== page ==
The Scleral Lens Vault
Vaulting the Cornea
By Gregory W. Denaeyer, OD, FAAO
Scleral contact lenses (diameters of 15mm to 24mm) by definition are fit to vault over the cornea and rest on the sclera/bulbar conjunctiva, enabling them to hold a fluid reservoir. Typically, scleral lenses are fit to vault the central cornea by 100 microns to 400 microns.
The sagittal depth of a scleral contact lens determines the amount of vault that it will have when fit to the anterior surface. Diagnostic lenses help evaluate the amount of vault that a scleral lens has relative to a patient’s eye.
There are two ways to measure the vault of a scleral lens. One involves using a slit beam from a biomicroscope to compare the fluorescein-stained reservoir between the lens and the cornea with the known thickness of the lens. The other is to measure the vault using optical coherence tomography (OCT) imaging.
Factors That Influence Vault
The following factors affect the depth of scleral lens vault:
Back-Surface Curves The back-surface curves, including the base curve and peripheral curves, all contribute to lens sagittal depth. The base curve has the most influence on sagittal depth versus any one peripheral curve because it has the widest area. Sagittal depth can be increased by steepening the back-surface curves or by widening their area.
Lens Diameter Sagittal depth increases with increasing contact lens diameter.
Lens Design The design can influence the sagittal depth of a scleral lens. For example, a reverse curve will increase sagittal depth compared to a standard geometry design.
Settling Scleral lenses rest on the bulbar conjunctiva, which is spongy in nature. Over time, a scleral lens will depress this tissue, causing it to sink and lose vault.
Consider the following in determining the optimal amount of scleral lens vault:
Ocular Surface Disease In cases of ocular surface disease, a scleral lens not only acts to protect a patient from exposure, but the fluid reservoir continuously bathes the anterior ocular surface. For this application, is more vault and fluid reservoir better? Sonsino and Mathe (2013) reported that the amount of vault was not a factor for successfully using scleral lenses to manage dry eye.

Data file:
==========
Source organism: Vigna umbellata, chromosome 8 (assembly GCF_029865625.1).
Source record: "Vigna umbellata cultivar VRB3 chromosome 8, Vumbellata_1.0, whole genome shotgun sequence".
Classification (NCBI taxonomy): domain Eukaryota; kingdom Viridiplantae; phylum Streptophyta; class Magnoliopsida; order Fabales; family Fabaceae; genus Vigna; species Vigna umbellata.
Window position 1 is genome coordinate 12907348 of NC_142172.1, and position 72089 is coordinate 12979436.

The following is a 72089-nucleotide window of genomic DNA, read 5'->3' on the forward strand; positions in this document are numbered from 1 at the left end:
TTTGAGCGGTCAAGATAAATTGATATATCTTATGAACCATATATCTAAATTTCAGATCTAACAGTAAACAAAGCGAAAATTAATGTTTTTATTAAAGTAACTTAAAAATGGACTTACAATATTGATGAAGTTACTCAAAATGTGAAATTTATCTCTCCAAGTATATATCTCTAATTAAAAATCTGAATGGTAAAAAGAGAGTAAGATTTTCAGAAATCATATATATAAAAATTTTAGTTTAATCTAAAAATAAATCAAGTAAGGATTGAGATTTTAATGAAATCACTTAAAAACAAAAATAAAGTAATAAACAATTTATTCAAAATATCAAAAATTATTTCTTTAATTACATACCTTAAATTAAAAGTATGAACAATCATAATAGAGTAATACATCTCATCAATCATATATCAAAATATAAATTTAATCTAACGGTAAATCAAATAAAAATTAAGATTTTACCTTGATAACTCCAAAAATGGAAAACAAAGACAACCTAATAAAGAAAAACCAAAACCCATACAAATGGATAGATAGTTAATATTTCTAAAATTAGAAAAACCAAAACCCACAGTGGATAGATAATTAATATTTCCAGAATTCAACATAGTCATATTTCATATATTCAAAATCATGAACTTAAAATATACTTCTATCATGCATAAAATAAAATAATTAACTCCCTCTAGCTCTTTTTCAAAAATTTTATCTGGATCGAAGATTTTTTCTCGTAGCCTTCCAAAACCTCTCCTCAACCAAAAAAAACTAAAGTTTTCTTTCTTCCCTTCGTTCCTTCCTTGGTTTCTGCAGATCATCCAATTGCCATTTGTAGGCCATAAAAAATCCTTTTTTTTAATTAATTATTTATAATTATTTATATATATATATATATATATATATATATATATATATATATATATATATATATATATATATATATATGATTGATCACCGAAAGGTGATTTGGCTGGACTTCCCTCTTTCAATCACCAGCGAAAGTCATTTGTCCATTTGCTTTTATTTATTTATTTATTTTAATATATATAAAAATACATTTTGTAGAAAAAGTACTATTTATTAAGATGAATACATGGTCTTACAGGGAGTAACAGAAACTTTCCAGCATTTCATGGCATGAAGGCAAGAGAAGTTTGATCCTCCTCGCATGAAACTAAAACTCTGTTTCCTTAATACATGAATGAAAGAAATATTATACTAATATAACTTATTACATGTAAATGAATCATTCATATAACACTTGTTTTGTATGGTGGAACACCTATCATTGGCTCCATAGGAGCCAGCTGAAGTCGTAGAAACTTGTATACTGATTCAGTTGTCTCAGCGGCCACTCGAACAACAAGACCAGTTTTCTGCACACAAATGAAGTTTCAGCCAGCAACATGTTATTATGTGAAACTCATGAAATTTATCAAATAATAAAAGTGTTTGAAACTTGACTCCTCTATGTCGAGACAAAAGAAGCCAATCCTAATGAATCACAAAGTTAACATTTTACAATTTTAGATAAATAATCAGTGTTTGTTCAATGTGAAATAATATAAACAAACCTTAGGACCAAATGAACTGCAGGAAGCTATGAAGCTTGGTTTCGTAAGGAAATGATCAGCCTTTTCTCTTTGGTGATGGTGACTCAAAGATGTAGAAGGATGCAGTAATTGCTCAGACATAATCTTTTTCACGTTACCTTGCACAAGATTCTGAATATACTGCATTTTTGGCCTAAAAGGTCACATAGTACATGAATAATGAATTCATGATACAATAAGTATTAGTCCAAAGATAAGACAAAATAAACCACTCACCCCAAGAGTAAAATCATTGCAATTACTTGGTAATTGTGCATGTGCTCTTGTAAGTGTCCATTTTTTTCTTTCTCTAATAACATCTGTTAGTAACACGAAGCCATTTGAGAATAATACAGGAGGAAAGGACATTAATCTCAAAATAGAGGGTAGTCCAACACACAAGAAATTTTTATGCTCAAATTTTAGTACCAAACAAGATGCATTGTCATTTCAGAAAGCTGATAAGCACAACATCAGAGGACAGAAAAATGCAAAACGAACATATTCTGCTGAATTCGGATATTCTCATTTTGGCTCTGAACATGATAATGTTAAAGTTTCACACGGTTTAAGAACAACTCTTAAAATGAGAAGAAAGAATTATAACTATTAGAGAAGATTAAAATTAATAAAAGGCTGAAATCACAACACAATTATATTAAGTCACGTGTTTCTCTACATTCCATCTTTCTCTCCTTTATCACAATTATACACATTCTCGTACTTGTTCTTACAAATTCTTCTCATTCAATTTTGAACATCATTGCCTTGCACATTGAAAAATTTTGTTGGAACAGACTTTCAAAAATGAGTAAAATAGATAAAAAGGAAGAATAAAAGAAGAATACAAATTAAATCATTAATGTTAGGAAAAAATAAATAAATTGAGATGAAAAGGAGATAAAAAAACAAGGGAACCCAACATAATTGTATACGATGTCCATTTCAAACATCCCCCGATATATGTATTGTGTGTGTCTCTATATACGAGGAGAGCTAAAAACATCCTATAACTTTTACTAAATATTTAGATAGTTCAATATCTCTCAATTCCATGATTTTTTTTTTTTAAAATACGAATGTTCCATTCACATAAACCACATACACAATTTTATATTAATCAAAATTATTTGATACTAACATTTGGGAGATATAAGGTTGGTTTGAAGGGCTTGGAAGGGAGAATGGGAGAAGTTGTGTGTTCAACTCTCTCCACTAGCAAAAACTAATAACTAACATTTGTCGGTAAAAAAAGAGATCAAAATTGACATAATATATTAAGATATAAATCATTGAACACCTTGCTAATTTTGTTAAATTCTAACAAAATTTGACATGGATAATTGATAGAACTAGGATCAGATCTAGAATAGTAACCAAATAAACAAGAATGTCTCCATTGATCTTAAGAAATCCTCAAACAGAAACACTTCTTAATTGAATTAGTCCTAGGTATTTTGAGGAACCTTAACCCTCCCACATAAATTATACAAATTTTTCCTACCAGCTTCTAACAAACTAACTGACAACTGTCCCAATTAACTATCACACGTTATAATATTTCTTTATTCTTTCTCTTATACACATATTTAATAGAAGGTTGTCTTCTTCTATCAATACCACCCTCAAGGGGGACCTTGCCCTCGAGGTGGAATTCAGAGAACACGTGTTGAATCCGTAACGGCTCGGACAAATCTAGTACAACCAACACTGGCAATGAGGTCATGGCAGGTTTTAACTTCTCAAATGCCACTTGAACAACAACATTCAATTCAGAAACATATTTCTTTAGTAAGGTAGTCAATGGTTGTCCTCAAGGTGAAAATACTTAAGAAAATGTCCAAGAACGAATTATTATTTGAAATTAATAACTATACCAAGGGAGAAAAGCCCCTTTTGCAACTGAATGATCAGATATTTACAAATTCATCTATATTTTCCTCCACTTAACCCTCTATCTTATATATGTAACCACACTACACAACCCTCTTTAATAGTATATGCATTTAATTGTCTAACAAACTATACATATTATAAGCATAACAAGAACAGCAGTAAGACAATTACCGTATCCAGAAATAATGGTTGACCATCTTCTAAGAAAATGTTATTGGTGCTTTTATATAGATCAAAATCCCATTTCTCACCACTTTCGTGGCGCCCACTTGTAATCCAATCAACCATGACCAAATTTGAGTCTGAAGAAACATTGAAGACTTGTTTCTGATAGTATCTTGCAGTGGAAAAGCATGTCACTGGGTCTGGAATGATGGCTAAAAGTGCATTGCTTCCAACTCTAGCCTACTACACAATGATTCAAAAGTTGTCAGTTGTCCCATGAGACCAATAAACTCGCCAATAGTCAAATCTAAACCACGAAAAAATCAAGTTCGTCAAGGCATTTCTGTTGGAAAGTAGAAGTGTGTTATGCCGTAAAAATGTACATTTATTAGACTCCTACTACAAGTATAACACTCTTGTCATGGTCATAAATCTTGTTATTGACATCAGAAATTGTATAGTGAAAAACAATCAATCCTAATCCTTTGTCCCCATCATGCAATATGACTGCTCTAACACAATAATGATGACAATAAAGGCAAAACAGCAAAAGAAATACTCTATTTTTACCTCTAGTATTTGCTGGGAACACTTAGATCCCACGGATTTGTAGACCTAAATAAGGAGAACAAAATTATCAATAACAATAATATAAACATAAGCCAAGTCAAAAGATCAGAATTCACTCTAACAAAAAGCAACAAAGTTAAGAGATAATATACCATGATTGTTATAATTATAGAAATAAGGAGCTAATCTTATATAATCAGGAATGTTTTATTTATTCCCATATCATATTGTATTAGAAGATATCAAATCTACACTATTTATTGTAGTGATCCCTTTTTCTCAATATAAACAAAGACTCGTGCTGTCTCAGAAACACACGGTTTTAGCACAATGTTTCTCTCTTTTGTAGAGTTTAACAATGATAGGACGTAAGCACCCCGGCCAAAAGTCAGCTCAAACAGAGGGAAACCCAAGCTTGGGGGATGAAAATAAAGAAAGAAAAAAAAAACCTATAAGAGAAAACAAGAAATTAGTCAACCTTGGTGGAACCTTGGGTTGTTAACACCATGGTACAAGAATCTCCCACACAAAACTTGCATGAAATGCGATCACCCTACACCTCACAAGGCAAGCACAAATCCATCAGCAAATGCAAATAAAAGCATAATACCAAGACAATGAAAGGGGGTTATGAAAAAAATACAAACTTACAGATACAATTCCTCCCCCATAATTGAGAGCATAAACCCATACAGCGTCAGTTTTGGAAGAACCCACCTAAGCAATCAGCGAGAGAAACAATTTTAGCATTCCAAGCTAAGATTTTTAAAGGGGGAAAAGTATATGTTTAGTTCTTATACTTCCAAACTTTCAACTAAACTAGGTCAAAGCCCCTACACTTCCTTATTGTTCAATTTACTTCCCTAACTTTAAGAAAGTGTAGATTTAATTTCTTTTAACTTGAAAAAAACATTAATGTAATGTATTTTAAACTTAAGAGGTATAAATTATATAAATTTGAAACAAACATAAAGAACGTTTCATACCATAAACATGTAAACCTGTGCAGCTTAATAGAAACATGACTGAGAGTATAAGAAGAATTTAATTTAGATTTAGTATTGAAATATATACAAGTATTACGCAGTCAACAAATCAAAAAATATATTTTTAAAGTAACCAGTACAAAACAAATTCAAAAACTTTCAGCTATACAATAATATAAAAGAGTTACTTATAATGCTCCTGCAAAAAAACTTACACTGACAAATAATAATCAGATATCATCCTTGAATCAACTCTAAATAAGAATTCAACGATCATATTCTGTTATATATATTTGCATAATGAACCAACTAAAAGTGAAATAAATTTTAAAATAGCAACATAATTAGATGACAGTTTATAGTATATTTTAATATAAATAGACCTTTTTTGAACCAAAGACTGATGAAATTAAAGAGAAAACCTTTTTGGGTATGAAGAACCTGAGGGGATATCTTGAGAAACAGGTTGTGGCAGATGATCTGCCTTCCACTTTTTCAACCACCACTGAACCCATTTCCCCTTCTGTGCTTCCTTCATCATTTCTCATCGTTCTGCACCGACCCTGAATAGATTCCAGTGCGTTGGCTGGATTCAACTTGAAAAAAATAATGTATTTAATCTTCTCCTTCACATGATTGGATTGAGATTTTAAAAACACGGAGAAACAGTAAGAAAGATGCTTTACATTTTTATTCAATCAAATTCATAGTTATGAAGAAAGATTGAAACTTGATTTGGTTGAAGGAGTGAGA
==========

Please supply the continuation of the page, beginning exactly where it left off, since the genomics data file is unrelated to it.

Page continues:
Vision Some practitioners have assumed that patients may lose some visual acuity with increasing vault of a scleral contact lens. However, at least one study has shown no correlation between scleral lens vault and visual acuity (Sonsino and Mathe, 2013).
Reservoir Debris Debris can build up in the fluid reservoir, which can cause some patients’ vision to become foggy. Some patients have to remove their lenses if their vision is significantly affected. Lowering the vault to reduce the amount of potential debris that such patients have to look through may lessen their symptoms. Evidence that patients fit with less vault tend to have less interrupted lens wear (McKinney et al, 2013) supports this strategy.
Blinking Scleral lenses that have a high vault can impede a patient’s ability to blink smoothly or completely.
Oxygen Using theoretical calculations, Langis et al (2012) concluded that to avoid corneal swelling, the central corneal vault of a scleral lens should not exceed 200 microns when using hyper-Dk materials (>150) and limiting central thickness to 250μm. Their calculations consider the fluid reservoir as a barrier to oxygen transmission. However, another possibility is that the reservoir acts as an oxygen depot that is continuously renewed by atmospheric oxygen that permeates the lens (Sonsino and Mathe, 2013; Caroline, 2013). This could explain why clinically significant corneal edema isn’t observed when the above hypothetical criteria are not met in eyes that have healthy corneal endothelium. CLS
For references, please visit www.clspectrum.com/references.asp and click on document #218.
Dr. DeNaeyer is the clinical director for Arena Eye Surgeons in Columbus, Ohio, and a consultant to Visionary Optics, B+L, and Aciont. You can contact him at firstname.lastname@example.org.